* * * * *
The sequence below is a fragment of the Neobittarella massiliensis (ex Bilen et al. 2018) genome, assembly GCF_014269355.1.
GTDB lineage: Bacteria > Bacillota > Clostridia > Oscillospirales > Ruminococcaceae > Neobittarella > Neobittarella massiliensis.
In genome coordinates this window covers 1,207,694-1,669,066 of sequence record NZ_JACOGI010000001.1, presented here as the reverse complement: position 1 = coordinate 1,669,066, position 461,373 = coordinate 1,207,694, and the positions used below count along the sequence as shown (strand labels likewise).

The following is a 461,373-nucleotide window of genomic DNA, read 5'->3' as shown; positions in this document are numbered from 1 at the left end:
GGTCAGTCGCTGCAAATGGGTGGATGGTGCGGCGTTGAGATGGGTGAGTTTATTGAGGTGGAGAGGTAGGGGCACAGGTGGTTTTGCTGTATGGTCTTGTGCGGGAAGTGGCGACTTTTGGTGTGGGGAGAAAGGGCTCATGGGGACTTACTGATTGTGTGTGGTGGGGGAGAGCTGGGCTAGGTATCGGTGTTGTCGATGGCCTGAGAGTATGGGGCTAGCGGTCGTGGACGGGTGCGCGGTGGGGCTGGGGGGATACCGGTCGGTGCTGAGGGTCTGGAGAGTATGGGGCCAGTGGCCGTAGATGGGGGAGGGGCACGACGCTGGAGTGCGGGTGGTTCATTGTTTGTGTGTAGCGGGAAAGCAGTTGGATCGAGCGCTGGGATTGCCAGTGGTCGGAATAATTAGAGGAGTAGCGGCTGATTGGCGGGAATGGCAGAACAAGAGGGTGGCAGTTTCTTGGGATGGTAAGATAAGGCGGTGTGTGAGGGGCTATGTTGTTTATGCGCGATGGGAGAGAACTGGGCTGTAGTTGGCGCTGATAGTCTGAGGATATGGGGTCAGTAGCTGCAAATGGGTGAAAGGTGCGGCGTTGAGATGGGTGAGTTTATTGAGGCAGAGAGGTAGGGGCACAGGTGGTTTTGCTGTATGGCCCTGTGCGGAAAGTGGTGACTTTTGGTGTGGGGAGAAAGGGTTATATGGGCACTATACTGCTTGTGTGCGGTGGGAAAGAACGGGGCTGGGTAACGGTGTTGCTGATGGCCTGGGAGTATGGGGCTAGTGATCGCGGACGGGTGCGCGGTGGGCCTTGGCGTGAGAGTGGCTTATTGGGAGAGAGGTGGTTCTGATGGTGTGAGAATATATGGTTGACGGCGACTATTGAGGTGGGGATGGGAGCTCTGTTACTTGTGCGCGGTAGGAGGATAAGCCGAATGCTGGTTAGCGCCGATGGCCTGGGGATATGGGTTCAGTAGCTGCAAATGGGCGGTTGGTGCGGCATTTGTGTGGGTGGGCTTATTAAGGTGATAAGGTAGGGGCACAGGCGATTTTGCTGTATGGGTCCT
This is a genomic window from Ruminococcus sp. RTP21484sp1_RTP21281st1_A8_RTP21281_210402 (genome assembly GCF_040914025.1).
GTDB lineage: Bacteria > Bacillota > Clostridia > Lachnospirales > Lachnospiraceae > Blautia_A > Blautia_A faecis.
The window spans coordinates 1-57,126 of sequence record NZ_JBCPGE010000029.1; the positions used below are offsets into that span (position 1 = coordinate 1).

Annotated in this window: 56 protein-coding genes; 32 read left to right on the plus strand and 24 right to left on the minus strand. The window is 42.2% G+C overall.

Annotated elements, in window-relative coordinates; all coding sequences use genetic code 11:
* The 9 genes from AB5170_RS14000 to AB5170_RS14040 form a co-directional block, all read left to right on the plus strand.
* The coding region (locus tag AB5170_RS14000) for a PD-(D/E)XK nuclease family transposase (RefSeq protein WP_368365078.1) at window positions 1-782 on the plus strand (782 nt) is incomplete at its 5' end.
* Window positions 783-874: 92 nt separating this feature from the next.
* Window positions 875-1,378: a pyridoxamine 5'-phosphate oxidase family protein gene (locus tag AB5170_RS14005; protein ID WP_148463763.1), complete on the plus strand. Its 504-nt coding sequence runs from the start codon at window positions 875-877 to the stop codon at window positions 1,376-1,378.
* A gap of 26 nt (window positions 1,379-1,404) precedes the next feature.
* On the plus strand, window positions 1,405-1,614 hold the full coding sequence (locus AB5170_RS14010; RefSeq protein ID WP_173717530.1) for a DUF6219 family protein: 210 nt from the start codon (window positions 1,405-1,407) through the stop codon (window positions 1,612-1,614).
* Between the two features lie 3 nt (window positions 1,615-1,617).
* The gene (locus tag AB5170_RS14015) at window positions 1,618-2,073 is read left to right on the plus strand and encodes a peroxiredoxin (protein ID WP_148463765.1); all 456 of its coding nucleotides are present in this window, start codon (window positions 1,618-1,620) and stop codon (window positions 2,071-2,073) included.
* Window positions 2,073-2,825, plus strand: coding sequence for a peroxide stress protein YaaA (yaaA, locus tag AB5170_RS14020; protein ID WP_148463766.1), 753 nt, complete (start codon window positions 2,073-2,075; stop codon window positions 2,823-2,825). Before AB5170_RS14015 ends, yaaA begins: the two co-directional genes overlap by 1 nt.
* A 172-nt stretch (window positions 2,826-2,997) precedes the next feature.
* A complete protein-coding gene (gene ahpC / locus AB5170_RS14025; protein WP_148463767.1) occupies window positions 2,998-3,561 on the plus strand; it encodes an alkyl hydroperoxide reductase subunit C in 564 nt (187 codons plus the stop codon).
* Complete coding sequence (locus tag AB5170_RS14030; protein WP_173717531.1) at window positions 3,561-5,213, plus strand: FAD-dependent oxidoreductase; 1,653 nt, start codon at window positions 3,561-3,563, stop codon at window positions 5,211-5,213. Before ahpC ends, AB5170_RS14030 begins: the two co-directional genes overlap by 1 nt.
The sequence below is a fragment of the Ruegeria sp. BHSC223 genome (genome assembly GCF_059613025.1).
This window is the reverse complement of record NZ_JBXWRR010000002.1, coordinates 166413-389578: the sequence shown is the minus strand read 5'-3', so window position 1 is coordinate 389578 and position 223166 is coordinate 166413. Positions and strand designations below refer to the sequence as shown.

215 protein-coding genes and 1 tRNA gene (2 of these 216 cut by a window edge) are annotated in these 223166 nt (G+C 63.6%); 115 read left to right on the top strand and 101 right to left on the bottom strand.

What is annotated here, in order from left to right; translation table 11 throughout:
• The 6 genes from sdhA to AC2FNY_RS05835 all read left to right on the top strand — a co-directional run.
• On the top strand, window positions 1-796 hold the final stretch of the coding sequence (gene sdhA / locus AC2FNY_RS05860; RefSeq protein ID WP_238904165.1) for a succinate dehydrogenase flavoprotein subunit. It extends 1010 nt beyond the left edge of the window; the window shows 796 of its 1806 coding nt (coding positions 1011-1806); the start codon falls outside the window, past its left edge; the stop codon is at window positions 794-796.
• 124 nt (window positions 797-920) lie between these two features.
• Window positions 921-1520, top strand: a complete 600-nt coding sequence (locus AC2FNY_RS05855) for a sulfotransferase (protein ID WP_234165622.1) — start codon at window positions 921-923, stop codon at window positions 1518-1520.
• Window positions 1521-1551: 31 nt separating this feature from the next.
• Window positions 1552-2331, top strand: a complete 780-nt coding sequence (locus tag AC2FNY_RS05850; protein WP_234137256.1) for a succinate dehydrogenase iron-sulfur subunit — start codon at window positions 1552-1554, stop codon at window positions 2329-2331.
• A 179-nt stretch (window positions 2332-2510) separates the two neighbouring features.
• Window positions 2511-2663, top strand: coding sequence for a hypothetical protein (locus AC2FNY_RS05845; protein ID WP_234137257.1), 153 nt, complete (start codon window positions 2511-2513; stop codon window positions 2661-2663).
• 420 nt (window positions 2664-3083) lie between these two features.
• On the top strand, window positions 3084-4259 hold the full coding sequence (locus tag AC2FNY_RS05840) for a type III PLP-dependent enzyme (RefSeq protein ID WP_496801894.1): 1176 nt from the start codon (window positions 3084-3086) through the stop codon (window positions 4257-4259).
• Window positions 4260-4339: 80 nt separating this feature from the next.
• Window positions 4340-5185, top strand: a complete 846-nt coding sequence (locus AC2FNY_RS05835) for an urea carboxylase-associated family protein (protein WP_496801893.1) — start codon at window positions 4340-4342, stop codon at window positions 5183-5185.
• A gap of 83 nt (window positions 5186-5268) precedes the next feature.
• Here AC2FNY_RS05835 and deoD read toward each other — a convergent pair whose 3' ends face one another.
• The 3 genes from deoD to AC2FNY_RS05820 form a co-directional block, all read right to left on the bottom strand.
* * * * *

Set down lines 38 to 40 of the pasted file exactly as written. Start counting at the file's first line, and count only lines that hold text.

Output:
• Window positions 4340-5185, top strand: a complete 846-nt coding sequence (locus AC2FNY_RS05835) for an urea carboxylase-associated family protein (protein WP_496801893.1) — start codon at window positions 4340-4342, stop codon at window positions 5183-5185.
• A gap of 83 nt (window positions 5186-5268) precedes the next feature.
• Here AC2FNY_RS05835 and deoD read toward each other — a convergent pair whose 3' ends face one another.